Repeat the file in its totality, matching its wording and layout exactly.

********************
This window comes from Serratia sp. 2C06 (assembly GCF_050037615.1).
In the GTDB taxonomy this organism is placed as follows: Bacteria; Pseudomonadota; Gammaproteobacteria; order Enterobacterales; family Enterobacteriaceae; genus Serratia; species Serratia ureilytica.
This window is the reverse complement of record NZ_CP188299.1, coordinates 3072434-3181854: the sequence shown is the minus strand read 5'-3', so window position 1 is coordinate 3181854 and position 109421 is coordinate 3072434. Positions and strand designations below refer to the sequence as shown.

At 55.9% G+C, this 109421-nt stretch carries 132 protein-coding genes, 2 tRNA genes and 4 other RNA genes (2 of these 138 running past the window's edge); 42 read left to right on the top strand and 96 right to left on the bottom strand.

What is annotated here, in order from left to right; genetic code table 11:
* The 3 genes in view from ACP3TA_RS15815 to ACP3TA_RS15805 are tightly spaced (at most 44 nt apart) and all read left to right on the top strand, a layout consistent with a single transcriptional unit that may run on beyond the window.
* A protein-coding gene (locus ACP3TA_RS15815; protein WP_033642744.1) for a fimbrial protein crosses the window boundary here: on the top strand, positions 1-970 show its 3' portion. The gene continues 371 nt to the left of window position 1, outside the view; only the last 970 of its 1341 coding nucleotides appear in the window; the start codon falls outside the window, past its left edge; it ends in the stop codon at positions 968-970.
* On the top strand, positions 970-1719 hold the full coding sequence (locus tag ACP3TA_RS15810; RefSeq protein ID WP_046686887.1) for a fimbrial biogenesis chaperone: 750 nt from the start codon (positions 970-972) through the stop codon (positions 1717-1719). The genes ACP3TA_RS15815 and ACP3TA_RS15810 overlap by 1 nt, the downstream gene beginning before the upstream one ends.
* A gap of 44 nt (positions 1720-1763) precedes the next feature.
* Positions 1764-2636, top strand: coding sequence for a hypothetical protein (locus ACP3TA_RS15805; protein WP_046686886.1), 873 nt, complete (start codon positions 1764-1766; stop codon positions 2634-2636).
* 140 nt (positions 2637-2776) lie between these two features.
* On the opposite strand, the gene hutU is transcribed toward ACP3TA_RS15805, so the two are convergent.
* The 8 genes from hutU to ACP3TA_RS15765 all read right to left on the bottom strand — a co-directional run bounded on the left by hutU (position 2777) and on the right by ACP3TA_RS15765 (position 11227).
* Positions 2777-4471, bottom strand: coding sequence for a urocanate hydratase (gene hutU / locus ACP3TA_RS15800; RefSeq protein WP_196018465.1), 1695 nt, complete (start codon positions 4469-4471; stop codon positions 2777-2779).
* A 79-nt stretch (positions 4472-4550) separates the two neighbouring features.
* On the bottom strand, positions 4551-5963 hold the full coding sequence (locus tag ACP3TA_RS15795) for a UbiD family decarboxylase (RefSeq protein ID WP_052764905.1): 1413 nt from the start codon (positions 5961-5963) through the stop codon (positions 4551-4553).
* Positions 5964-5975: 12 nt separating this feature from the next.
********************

This window comes from Serratia sp. 2C06 (assembly GCF_050037615.1).
In the GTDB taxonomy this organism is placed as follows: Bacteria; Pseudomonadota; Gammaproteobacteria; order Enterobacterales; family Enterobacteriaceae; genus Serratia; species Serratia ureilytica.
This window is the reverse complement of record NZ_CP188299.1, coordinates 3072434-3181854: the sequence shown is the minus strand read 5'-3', so window position 1 is coordinate 3181854 and position 109421 is coordinate 3072434. Positions and strand designations below refer to the sequence as shown.

At 55.9% G+C, this 109421-nt stretch carries 132 protein-coding genes, 2 tRNA genes and 4 other RNA genes (2 of these 138 running past the window's edge); 42 read left to right on the top strand and 96 right to left on the bottom strand.

What is annotated here, in order from left to right; genetic code table 11:
* The 3 genes in view from ACP3TA_RS15815 to ACP3TA_RS15805 are tightly spaced (at most 44 nt apart) and all read left to right on the top strand, a layout consistent with a single transcriptional unit that may run on beyond the window.
* A protein-coding gene (locus ACP3TA_RS15815; protein WP_033642744.1) for a fimbrial protein crosses the window boundary here: on the top strand, positions 1-970 show its 3' portion. The gene continues 371 nt to the left of window position 1, outside the view; only the last 970 of its 1341 coding nucleotides appear in the window; the start codon falls outside the window, past its left edge; it ends in the stop codon at positions 968-970.
* On the top strand, positions 970-1719 hold the full coding sequence (locus tag ACP3TA_RS15810; RefSeq protein ID WP_046686887.1) for a fimbrial biogenesis chaperone: 750 nt from the start codon (positions 970-972) through the stop codon (positions 1717-1719). The genes ACP3TA_RS15815 and ACP3TA_RS15810 overlap by 1 nt, the downstream gene beginning before the upstream one ends.
* A gap of 44 nt (positions 1720-1763) precedes the next feature.
* Positions 1764-2636, top strand: coding sequence for a hypothetical protein (locus ACP3TA_RS15805; protein WP_046686886.1), 873 nt, complete (start codon positions 1764-1766; stop codon positions 2634-2636).
* 140 nt (positions 2637-2776) lie between these two features.
* On the opposite strand, the gene hutU is transcribed toward ACP3TA_RS15805, so the two are convergent.
* The 8 genes from hutU to ACP3TA_RS15765 all read right to left on the bottom strand — a co-directional run bounded on the left by hutU (position 2777) and on the right by ACP3TA_RS15765 (position 11227).
* Positions 2777-4471, bottom strand: coding sequence for a urocanate hydratase (gene hutU / locus ACP3TA_RS15800; RefSeq protein WP_196018465.1), 1695 nt, complete (start codon positions 4469-4471; stop codon positions 2777-2779).
* A 79-nt stretch (positions 4472-4550) separates the two neighbouring features.
* On the bottom strand, positions 4551-5963 hold the full coding sequence (locus tag ACP3TA_RS15795) for a UbiD family decarboxylase (RefSeq protein ID WP_052764905.1): 1413 nt from the start codon (positions 5961-5963) through the stop codon (positions 4551-4553).
* Positions 5964-5975: 12 nt separating this feature from the next.